Museum of Boulder’s ‘Music Buffs’ showcases history of CU’s College of Music, iconic venues and more – Colorado Daily


It’s no secret that the Front Range has an insane appreciation for music.

A visitors checks out the Museum of Boulder’s exhibit “Music Buffs” on Oct. 6. (Lori Preston/Courtesy photo)

While Nashville may be deemed “Music City,” Boulder could easily snag this title with its array of singers and players busking on the Pearl Street Mall, in barrooms and at storied concert halls.

From reverent Deadheads to fans of Beethoven’s repertoire, live music enthusiasts have packed stadiums and trickled into architecturally stunning auditoriums to escape into stirring worlds of sound.

Museum of Boulder’s latest exhibit, “Music Buffs: A Century of Music at CU,” looks at the University of Colorado Boulder’s lineage of onsite music programming, sought-out on-campus concert venues and provides a glimpse into the College of Music’s future efforts.

The layered collection — a two-year endeavor, delayed due to the pandemic — is much welcomed given the fact that 2020 was marked by empty stages and nearly all major live music events being canceled or postponed.

“What I personally found inspiring about this collaboration was that not many people know about how much musical history there is in Boulder, and the College of Music overall,” said Addie Tomsyck, coordinator of guest services at Museum of Boulder. “Through this exhibition, patrons are able to get a glimpse into the rich musical history of Boulder and the College of Music proper.”

Visitors check out the Museum of Boulder’s exhibit “Music Buffs” on Oct. 6. (Lori Preston/Courtesy photo)

Within the myriad of materials, visitors can learn about the unbelievable talent that sprouted from CU throughout the years.

Among the creatives spotlighted is CU alum Pamela Z — an award-winning producer and composer known for her digital-looping techniques — who grew up in Boulder and studied voice at the College of Music in the ‘70s.

“Patrons can expect to learn about how a single piano in Old Main grew into a thriving program with over 500 students and a new state-of-the-art building,” Tomsyck said. “They will be able to learn about some of the most iconic music venues in Boulder, such as Folsom Field and Macky Auditorium, and also get a glimpse into what the college is planning for its next 100 years.”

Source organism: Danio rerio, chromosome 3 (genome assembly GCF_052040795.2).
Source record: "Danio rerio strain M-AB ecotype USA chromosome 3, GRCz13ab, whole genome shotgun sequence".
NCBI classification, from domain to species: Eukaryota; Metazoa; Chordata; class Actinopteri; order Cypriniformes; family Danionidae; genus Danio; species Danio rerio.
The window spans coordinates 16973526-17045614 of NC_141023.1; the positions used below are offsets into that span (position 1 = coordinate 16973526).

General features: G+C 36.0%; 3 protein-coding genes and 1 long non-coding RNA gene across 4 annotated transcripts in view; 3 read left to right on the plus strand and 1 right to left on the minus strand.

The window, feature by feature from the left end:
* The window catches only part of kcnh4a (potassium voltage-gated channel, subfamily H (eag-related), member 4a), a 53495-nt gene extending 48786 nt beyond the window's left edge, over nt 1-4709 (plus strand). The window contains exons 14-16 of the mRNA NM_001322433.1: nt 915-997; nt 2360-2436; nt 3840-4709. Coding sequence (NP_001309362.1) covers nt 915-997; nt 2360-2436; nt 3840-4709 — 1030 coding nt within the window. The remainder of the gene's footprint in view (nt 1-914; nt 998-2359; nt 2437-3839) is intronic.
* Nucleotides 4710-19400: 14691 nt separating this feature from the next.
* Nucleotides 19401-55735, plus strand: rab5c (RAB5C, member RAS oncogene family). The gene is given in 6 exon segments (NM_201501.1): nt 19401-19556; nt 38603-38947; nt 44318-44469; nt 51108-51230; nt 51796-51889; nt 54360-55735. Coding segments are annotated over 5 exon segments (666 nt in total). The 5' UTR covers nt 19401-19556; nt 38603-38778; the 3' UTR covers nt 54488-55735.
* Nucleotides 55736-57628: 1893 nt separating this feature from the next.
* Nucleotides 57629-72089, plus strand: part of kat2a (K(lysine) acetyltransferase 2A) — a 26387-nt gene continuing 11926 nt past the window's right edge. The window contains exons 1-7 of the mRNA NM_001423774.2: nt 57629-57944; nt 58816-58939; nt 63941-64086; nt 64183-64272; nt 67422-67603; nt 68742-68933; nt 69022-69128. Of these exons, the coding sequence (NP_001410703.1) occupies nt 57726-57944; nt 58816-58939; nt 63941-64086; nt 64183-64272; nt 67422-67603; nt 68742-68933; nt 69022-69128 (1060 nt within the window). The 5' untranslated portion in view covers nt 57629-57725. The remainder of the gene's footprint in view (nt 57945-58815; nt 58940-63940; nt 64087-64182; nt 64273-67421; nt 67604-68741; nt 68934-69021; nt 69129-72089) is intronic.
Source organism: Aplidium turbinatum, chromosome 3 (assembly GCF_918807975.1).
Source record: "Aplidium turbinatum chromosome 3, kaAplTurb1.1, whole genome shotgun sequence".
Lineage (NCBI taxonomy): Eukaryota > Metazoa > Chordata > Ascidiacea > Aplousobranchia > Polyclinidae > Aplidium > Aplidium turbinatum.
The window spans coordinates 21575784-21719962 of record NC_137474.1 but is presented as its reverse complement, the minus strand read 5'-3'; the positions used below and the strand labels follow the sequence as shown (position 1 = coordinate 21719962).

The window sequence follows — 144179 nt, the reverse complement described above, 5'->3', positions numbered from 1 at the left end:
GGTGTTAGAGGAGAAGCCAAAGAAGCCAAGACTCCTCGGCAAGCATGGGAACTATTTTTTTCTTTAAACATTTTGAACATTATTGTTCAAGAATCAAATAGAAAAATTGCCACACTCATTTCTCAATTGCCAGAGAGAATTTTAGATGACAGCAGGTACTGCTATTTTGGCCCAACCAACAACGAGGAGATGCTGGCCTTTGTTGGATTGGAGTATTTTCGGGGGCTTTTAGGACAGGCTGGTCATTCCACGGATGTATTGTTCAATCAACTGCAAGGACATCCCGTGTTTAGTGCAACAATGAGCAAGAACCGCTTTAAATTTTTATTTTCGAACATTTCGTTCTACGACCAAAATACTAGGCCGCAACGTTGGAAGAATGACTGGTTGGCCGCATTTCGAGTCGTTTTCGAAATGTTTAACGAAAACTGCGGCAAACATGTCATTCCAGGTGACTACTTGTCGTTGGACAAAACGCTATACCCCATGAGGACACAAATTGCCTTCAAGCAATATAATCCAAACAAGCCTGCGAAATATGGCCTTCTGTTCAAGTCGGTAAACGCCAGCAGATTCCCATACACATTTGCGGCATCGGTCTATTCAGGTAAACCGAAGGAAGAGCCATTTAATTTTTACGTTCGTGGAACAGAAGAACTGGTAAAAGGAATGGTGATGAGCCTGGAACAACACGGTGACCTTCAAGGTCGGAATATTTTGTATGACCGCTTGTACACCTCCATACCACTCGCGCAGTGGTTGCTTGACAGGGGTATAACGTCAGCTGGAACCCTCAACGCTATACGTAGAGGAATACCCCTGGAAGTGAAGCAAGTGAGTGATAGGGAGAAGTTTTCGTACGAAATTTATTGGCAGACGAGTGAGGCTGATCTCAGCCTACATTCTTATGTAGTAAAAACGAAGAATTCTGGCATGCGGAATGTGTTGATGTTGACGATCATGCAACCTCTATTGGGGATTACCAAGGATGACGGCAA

Daily Camera file photo

The Grateful Dead performs at Folsom Field at the University of Colorado in 1980. CU’s rich music history is on display at Museum of Boulder.

Lovers of the Grateful Dead can feel nostalgic with a look back at photographs from the band’s packed gig at Folsom Field in 1972, where 35,000 people were in attendance.

When not being the locale of football games, the large stadium venue was also rocked by greats like Bob Seger, Fleetwood Mac and the Rolling Stones.

Just last month, Macky Auditorium hosted the Bluebird Music Festival — an annual event that drew fans from around the country and featured Otis Taylor, Daniel Rodriquez, Molly Tuttle and many others.

From previous performers like singer-songwriter Ray LaMontagne to Japanese-born American violinist Midori, Macky continues to welcome a diverse number of artists to its stage.

Jason Mraz and Toca Rivera will play the cherished CU venue Dec. 17-18.

“I think learning more about these iconic venues was one of my favorite parts of working on the exhibit,” said Chelsea Pennington Hahn, curator of collections at Museum of Boulder. “They are so well-known in Boulder — and around the country — for their concerts and other performances, but so few people know the history behind how these spaces came to be. The exhibit explores this little-known history, as well as some of the wilder stories of concerts at Folsom and the reason why it’s not used as much as a concert venue other than special occasions anymore.”